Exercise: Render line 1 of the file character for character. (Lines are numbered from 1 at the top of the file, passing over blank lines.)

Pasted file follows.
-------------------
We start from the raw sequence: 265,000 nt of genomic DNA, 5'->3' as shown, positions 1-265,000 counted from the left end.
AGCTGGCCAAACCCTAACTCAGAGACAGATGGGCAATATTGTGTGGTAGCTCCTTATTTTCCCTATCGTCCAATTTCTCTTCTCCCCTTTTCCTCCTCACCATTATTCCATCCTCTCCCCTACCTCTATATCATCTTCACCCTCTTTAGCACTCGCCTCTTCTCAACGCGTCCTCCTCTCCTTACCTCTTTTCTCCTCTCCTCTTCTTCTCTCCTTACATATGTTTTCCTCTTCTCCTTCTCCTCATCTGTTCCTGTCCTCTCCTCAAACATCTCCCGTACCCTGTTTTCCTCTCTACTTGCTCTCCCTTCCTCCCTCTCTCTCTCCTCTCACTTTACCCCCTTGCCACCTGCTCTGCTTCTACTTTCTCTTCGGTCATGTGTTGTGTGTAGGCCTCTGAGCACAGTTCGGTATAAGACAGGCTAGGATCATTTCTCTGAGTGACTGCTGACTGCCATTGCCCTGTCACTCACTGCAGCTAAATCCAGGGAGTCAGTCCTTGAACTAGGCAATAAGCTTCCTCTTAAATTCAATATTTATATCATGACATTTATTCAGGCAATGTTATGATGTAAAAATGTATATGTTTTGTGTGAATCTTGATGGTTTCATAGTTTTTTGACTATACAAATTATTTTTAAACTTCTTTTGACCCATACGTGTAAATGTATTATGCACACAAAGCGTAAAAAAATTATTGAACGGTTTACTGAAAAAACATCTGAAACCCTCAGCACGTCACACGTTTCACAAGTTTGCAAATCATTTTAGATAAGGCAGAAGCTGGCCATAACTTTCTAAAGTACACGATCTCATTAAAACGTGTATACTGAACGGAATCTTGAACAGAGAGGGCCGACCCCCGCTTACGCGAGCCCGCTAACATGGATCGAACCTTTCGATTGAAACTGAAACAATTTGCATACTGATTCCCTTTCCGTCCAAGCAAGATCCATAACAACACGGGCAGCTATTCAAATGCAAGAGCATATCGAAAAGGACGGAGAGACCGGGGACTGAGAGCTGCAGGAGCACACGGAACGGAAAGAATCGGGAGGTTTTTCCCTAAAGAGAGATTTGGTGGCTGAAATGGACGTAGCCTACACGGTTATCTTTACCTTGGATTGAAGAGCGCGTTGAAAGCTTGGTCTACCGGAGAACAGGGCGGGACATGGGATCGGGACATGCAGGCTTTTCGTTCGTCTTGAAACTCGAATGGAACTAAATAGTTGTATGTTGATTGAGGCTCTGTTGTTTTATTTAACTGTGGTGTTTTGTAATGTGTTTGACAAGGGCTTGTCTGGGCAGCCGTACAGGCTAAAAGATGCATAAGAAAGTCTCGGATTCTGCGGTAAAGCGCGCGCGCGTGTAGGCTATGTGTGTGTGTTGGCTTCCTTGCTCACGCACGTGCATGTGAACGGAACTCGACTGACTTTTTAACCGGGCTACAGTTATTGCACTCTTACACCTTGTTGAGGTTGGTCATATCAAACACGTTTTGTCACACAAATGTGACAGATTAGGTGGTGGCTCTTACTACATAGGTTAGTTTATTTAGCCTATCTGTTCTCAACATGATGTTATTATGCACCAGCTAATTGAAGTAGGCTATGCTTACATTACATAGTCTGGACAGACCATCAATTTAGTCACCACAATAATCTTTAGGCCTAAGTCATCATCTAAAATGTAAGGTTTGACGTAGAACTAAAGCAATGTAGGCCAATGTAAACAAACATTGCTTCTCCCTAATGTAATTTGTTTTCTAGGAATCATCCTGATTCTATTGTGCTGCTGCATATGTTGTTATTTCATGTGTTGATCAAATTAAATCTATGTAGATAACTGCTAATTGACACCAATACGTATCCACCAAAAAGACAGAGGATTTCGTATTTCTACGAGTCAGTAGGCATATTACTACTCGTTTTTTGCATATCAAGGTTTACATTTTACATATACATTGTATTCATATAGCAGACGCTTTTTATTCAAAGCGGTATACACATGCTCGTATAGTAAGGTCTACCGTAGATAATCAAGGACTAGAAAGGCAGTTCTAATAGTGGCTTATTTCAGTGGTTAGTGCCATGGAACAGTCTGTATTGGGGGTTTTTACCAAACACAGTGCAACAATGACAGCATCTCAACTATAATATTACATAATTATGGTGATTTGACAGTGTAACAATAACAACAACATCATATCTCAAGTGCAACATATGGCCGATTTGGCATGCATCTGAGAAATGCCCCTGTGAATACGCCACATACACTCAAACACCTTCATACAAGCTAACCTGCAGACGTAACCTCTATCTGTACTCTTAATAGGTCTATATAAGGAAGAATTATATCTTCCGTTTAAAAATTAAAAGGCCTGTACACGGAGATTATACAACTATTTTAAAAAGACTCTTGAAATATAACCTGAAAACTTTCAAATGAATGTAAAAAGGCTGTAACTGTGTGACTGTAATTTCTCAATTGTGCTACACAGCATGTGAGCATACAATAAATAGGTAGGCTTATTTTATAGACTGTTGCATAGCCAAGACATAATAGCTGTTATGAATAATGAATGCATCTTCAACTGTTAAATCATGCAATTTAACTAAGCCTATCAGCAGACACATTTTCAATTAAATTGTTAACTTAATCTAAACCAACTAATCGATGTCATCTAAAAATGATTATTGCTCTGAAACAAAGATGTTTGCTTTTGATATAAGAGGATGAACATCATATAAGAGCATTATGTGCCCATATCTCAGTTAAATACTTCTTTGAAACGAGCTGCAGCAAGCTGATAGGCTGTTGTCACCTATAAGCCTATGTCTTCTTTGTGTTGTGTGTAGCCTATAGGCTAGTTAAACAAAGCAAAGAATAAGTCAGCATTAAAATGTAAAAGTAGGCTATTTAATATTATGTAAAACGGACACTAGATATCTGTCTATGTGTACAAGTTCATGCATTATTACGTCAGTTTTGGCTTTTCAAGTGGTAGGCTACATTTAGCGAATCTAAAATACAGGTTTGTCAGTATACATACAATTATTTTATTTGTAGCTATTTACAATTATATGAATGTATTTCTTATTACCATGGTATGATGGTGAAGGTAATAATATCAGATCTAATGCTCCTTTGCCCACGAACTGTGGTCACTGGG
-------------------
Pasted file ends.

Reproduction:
We start from the raw sequence: 265,000 nt of genomic DNA, 5'->3' as shown, positions 1-265,000 counted from the left end.